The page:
Three Tattooed Men

Jabal al-Hussein, Amman

There is a form of politeness in the Arab world that I find curiously British. Its expression is found in that no matter who you are asking, and no matter how they are, the answer to the question how are you is more often that not alhamdulilah — thanks to God. One might ask someone stony faced, or evidently sick, or who you know to have had bad news, but the answer is always likely to be the same. It is the equivalent, I think, of the British not bad.

Of course, expression takes over. The enunciation, or rhythmic spacing of the syllables becomes key. From the triumphant tumble of al-ham-du-lil-ah said with great energy and force, to the flat hamdullah whose sound barely registers, it is often not difficult to tell how someone is really feeling.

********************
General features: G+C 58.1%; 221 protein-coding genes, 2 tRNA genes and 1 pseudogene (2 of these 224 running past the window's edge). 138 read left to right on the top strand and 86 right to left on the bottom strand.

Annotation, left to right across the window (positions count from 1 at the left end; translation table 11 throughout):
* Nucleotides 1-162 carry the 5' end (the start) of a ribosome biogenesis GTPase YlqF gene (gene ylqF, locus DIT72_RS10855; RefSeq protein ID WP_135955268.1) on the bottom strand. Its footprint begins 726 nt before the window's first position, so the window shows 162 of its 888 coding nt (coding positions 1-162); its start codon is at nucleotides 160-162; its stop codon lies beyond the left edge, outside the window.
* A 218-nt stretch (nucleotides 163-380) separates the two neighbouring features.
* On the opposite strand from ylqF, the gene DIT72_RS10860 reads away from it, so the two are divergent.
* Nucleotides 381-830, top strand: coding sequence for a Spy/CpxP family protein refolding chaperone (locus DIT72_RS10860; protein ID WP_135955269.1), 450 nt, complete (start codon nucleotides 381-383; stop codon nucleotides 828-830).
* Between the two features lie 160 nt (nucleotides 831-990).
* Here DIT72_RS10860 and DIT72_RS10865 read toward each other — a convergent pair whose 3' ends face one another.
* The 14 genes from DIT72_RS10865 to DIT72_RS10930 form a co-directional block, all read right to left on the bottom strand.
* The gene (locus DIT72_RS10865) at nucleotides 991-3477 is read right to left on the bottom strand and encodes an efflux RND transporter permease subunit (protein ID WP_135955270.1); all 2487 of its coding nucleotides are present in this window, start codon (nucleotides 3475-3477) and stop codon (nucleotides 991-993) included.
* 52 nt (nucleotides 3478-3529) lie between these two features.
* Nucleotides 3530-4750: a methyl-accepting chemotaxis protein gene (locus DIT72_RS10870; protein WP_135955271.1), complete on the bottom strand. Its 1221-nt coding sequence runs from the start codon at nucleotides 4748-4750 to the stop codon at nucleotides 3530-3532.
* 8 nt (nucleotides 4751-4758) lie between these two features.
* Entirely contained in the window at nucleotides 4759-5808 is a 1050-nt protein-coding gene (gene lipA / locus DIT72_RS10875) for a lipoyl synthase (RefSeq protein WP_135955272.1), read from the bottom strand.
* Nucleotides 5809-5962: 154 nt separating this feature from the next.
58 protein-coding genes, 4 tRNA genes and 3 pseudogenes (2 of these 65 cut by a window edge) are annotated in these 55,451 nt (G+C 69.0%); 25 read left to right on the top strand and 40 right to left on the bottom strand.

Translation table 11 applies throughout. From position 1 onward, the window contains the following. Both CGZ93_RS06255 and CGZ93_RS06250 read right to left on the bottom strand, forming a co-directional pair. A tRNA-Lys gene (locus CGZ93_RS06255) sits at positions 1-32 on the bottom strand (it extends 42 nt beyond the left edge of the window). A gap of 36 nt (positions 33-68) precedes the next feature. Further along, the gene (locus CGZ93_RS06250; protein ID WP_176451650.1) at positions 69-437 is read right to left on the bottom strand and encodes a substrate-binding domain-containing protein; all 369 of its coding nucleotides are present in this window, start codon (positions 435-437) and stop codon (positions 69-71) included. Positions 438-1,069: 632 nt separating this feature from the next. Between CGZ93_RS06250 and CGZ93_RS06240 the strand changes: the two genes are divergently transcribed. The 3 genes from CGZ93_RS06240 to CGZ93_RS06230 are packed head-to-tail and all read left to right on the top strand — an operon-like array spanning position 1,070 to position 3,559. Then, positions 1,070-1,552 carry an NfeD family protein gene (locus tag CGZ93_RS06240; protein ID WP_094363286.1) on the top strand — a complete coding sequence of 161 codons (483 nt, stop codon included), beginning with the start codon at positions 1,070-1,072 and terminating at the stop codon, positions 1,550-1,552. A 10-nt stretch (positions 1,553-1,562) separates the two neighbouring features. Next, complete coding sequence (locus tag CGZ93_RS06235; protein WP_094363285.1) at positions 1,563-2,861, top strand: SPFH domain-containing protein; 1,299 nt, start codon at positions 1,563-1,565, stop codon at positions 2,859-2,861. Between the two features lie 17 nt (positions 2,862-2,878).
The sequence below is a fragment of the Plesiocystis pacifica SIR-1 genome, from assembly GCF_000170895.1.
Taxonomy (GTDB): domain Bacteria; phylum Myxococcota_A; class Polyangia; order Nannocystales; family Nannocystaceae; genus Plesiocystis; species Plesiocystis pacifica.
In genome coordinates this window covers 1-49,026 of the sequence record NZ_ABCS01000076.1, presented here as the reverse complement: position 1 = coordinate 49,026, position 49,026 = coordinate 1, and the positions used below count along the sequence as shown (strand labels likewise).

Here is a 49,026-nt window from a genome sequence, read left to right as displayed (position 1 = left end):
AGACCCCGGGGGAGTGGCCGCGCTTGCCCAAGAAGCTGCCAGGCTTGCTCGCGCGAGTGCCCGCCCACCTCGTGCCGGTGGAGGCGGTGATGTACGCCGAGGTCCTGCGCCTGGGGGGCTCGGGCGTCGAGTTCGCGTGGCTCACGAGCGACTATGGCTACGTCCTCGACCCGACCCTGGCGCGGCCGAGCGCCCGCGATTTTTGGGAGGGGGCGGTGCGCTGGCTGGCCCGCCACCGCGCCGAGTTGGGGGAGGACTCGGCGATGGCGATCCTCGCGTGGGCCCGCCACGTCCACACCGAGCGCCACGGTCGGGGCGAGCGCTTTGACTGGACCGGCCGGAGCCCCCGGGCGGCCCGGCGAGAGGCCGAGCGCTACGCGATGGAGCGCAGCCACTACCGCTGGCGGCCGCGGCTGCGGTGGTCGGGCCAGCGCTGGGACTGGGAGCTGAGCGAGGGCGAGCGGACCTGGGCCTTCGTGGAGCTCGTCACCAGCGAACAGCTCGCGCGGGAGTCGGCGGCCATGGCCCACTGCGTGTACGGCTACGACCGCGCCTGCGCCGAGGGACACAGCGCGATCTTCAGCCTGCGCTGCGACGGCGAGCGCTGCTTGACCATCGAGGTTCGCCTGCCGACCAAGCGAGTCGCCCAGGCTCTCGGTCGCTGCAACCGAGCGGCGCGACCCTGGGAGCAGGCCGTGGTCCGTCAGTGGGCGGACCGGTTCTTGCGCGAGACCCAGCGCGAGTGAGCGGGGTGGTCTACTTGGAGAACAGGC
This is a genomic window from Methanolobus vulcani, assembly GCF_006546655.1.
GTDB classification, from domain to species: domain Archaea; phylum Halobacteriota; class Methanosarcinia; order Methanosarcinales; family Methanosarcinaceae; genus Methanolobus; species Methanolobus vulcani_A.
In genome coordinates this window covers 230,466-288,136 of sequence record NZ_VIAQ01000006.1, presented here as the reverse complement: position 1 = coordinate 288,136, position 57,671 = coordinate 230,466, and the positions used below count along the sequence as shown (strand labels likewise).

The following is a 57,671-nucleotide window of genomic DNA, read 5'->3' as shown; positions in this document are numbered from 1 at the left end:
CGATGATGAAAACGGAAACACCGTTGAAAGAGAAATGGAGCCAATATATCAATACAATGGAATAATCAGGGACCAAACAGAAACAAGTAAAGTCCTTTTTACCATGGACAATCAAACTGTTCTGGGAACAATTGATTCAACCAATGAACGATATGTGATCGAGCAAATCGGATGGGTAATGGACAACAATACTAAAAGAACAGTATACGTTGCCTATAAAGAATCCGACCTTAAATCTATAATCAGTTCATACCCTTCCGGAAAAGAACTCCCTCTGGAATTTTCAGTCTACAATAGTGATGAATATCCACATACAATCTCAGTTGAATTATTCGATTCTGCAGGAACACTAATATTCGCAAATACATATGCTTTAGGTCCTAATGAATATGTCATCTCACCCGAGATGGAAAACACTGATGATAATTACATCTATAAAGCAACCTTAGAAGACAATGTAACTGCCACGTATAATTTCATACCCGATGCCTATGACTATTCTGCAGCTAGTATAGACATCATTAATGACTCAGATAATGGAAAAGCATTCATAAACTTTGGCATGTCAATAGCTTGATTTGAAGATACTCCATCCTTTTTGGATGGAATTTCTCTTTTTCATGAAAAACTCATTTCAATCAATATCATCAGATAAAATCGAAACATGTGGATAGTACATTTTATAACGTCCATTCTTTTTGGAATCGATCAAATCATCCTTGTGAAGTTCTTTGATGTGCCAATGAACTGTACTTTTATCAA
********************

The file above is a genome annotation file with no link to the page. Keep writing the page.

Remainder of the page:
It must have been like that with me, one night in March, when I flagged down a taxi in Jabal al-Lweibdeh. Relationship issues had me down, and I was feeling unmoored, you might say, distant from Amman and the people in it. How are you, the driver asked, and I replied, without enthusiasm, alhamdulilah. I saw, from the corner of my eye his head turn towards me, look at me in profile, and then ask — really? You don’t seem good to me.

He was hard to age — anywhere between 30 and 45, perhaps. His navy sweatshirt, track pants and baseball cap were typical of a utilitarian fashion favoured by Amman’s working class. The orange light from the streetlights cast deep, moving shadows as we drove, and they picked out the roughness of his face. His skin looked deeply textured, scarred, perhaps, by acne, or something else.

His cab was an old one, creaky, the fake leather encasing the gear stick cracked. He sipped from a plastic cup as he drove, and smoked cigarettes with a kind of tender force. We got talking, and it emerged he had relationship trouble as well. Four years of trouble, in fact, that had ended that night. Do you know what I did? he asked me. I closed the phone and I deleted her number. That’s it, she’s gone.